The Shakespeare Conference: SHK 21.0429 Friday, 10 November 2010
From: David Basch <
Date: November 5, 2010 1:45:29 PM EDT
Subject: 21.0416 Shylock the unChristian
Comment: Re: SHK 21.0416 Shylock the unChristian
David Bishop's article on the Merchant of Venice gives a view of this play through
the lens of his own thoughts that often have nothing to do with Shakespeare's play.
Take for example bishop's statement that "Shylock is not a real Jew," which I take
to be his opinion that the Shylock character is merely what Shakespeare imagined
Jews to be and is not as they are. But as a Jew I would disagree with this judgment.
In many aspects it is astounding how authentically Shakespeare drawn this Jewish
portrait. Shylock speaks glibly and with the rationality that one associates with
cultivated Jews. The authentic Jews shows up in even small details of the play.
For example, when Bassanio asks Shylock, who is lost in thought, as to whether he
will give Antonio a loan, Shylock answers, "I am debating my store." Notice the word
"debating." While Gentiles think, calculate, ratiocinate, etc', Shakespeare's Jew
"debates," reflecting in that one word a characteristic Jew steeped in the debates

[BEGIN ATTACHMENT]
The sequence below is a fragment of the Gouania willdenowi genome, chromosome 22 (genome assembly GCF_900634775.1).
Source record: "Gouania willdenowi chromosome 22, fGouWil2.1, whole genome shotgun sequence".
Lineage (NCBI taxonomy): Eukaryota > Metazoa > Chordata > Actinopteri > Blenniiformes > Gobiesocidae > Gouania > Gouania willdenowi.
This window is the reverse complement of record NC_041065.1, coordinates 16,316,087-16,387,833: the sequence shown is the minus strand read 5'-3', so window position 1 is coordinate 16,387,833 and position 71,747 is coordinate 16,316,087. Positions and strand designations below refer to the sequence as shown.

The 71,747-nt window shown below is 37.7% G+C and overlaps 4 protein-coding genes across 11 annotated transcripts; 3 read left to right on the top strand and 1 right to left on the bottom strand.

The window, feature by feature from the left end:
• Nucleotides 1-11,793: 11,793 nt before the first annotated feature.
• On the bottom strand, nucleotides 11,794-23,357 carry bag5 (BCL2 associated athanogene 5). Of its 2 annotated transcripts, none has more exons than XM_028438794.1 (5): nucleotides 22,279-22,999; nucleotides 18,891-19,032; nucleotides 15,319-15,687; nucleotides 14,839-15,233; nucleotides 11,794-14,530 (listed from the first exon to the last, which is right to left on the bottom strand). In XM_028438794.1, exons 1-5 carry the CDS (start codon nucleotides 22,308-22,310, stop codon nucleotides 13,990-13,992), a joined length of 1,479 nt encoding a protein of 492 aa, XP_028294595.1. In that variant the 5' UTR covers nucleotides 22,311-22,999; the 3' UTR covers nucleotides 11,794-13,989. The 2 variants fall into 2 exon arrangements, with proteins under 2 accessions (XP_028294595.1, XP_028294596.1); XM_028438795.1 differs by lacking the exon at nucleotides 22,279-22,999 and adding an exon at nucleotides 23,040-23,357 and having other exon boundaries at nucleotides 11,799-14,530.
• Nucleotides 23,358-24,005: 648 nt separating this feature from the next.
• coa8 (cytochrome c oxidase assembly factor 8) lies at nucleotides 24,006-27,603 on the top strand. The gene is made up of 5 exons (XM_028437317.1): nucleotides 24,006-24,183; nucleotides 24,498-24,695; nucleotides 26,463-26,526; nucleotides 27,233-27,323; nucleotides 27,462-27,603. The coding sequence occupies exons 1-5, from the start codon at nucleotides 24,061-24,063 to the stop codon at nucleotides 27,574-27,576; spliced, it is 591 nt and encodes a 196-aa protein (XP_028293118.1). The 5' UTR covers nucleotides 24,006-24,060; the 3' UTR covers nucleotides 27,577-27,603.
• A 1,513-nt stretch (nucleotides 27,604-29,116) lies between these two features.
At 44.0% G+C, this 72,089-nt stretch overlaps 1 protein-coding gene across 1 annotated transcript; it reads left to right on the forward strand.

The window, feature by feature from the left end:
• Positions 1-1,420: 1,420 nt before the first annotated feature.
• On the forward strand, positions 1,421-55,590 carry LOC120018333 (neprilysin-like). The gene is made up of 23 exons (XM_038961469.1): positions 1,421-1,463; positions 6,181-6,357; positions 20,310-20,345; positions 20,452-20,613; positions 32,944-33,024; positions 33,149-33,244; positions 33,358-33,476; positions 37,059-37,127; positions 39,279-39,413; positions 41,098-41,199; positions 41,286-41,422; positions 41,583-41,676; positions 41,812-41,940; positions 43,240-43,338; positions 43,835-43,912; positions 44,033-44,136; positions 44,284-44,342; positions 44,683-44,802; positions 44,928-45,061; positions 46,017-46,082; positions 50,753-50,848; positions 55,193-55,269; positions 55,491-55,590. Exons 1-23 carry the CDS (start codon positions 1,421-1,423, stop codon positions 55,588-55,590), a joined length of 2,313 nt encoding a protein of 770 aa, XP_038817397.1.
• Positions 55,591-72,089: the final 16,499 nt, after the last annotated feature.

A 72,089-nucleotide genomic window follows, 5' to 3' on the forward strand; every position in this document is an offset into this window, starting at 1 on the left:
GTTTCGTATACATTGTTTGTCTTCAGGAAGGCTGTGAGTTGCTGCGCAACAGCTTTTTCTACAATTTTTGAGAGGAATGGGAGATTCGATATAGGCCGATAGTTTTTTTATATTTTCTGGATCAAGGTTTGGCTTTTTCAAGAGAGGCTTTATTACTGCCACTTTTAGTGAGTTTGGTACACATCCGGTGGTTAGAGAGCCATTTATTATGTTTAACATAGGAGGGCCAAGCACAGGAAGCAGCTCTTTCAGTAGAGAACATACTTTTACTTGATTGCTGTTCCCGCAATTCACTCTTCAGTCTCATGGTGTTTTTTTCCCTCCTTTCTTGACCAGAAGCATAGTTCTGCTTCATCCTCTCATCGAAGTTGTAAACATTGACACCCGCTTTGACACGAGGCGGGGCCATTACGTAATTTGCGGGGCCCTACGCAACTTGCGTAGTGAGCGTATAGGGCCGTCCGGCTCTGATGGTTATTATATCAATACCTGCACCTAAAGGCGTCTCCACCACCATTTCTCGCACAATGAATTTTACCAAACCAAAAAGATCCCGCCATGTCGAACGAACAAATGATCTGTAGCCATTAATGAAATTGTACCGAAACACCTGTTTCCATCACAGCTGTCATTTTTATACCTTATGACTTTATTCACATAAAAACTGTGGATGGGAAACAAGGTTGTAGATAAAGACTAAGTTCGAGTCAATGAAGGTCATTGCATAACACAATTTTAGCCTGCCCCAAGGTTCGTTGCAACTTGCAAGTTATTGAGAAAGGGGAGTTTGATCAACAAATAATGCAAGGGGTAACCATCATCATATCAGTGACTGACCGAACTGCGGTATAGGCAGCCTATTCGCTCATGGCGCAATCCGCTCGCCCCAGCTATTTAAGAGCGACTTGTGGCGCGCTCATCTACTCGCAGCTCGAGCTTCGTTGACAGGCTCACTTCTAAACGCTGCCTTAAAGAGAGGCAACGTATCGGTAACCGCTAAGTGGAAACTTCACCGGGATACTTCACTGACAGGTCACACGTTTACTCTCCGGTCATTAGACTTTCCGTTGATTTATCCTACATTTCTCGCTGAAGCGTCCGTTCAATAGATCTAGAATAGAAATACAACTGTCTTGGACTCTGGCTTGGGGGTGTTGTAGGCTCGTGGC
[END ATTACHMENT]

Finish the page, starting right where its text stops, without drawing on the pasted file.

of the Talmud.
Also notable are details like Shylock swearing on the "holy Sabbath." In fact, in
Jewish homiletic thinking, the Sabbath is regarded as the "witness," the witness
that God created heaven and earth. This suggests a Shakespeare familiar with aspects
of particularistic Jewish culture, adding further semblances of authenticity. I
would also note the hypothetical suggestion that Shylock gives to the Venetians that
they give their own beds to their slaves. In fact, Talmudic law calls for a Jewish
slave owner to give his slave his bed when there is only one bed in the house. This
again shows a Shakespeare with uncommon knowledge of particularistic Jewish culture.
To be sure, where Shakespeare would seem to fail is when Shylock is turned into an
unfeeling, maniacal creditor, ready to cut off flesh owed him by a creditor. No Jew
regards this as authentically Jewish. They think that such behavior could only come
from a madman, someone that is beyond the pale of normal human interaction and, of
course, beyond Jewishness. In Jewish eyes and I think in the eyes of other
thoughtful persons, it would reflect a playwright that has failed miserably in
shaping Shylock. For, after all, if Shylock is insane, he can hardly be an exemplar
of Judaic ways and serve as a fit protagonist to be countered by the moral high
mindedness of the non-Jewish world. There is no contest here.
Can it be that the pious, thrifty, straight-laced, Jewish banker that Shakespeare
convincingly portrayed would then mean to publicly murder Antonio for revenge? To
begin with, murder is against Jewish law and a vow to murder is considered a non